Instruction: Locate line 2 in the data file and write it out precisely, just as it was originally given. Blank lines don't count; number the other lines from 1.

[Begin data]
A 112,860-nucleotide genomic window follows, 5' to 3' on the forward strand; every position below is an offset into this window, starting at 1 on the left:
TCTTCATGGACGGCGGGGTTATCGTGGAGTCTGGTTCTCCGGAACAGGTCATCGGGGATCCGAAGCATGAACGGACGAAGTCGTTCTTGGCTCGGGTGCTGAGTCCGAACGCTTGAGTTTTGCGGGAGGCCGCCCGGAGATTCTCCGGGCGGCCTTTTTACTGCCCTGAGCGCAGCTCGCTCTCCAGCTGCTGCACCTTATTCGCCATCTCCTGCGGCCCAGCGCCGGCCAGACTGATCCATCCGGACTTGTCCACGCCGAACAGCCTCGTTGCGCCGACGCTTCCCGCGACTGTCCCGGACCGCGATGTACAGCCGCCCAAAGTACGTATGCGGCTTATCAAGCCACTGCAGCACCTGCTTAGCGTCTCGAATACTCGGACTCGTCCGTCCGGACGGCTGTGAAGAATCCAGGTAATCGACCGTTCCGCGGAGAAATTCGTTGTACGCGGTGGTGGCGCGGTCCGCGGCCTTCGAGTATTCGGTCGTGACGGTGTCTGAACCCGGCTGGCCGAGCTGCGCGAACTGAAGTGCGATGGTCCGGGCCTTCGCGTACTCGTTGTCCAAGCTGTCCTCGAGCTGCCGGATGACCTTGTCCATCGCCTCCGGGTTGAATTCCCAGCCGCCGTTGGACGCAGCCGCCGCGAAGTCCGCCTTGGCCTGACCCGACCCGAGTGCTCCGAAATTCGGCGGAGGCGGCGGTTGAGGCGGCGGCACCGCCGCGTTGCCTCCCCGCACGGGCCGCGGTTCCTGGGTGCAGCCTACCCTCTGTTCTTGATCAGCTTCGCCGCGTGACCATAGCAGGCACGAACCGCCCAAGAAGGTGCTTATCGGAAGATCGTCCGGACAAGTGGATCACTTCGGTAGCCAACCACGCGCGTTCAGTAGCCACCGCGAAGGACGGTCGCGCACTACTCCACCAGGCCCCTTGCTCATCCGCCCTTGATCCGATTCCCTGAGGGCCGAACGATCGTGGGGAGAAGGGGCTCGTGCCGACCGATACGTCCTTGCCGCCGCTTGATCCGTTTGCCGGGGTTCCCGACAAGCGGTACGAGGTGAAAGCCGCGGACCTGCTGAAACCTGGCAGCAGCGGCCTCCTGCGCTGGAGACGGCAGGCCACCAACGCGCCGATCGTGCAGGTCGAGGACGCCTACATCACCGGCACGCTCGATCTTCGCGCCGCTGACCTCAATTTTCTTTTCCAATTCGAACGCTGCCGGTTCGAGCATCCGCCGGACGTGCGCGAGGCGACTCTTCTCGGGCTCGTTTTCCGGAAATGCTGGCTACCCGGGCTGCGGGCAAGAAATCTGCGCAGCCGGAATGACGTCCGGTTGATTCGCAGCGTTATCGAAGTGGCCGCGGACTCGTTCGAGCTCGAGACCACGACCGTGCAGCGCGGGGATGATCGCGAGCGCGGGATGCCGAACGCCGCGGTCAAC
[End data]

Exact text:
TCTTCATGGACGGCGGGGTTATCGTGGAGTCTGGTTCTCCGGAACAGGTCATCGGGGATCCGAAGCATGAACGGACGAAGTCGTTCTTGGCTCGGGTGCTGAGTCCGAACGCTTGAGTTTTGCGGGAGGCCGCCCGGAGATTCTCCGGGCGGCCTTTTTACTGCCCTGAGCGCAGCTCGCTCTCCAGCTGCTGCACCTTATTCGCCATCTCCTGCGGCCCAGCGCCGGCCAGACTGATCCATCCGGACTTGTCCACGCCGAACAGCCTCGTTGCGCCGACGCTTCCCGCGACTGTCCCGGACCGCGATGTACAGCCGCCCAAAGTACGTATGCGGCTTATCAAGCCACTGCAGCACCTGCTTAGCGTCTCGAATACTCGGACTCGTCCGTCCGGACGGCTGTGAAGAATCCAGGTAATCGACCGTTCCGCGGAGAAATTCGTTGTACGCGGTGGTGGCGCGGTCCGCGGCCTTCGAGTATTCGGTCGTGACGGTGTCTGAACCCGGCTGGCCGAGCTGCGCGAACTGAAGTGCGATGGTCCGGGCCTTCGCGTACTCGTTGTCCAAGCTGTCCTCGAGCTGCCGGATGACCTTGTCCATCGCCTCCGGGTTGAATTCCCAGCCGCCGTTGGACGCAGCCGCCGCGAAGTCCGCCTTGGCCTGACCCGACCCGAGTGCTCCGAAATTCGGCGGAGGCGGCGGTTGAGGCGGCGGCACCGCCGCGTTGCCTCCCCGCACGGGCCGCGGTTCCTGGGTGCAGCCTACCCTCTGTTCTTGATCAGCTTCGCCGCGTGACCATAGCAGGCACGAACCGCCCAAGAAGGTGCTTATCGGAAGATCGTCCGGACAAGTGGATCACTTCGGTAGCCAACCACGCGCGTTCAGTAGCCACCGCGAAGGACGGTCGCGCACTACTCCACCAGGCCCCTTGCTCATCCGCCCTTGATCCGATTCCCTGAGGGCCGAACGATCGTGGGGAGAAGGGGCTCGTGCCGACCGATACGTCCTTGCCGCCGCTTGATCCGTTTGCCGGGGTTCCCGACAAGCGGTACGAGGTGAAAGCCGCGGACCTGCTGAAACCTGGCAGCAGCGGCCTCCTGCGCTGGAGACGGCAGGCCACCAACGCGCCGATCGTGCAGGTCGAGGACGCCTACATCACCGGCACGCTCGATCTTCGCGCCGCTGACCTCAATTTTCTTTTCCAATTCGAACGCTGCCGGTTCGAGCATCCGCCGGACGTGCGCGAGGCGACTCTTCTCGGGCTCGTTTTCCGGAAATGCTGGCTACCCGGGCTGCGGGCAAGAAATCTGCGCAGCCGGAATGACGTCCGGTTGATTCGCAGCGTTATCGAAGTGGCCGCGGACTCGTTCGAGCTCGAGACCACGACCGTGCAGCGCGGGGATGATCGCGAGCGCGGGATGCCGAACGCCGCGGTCAAC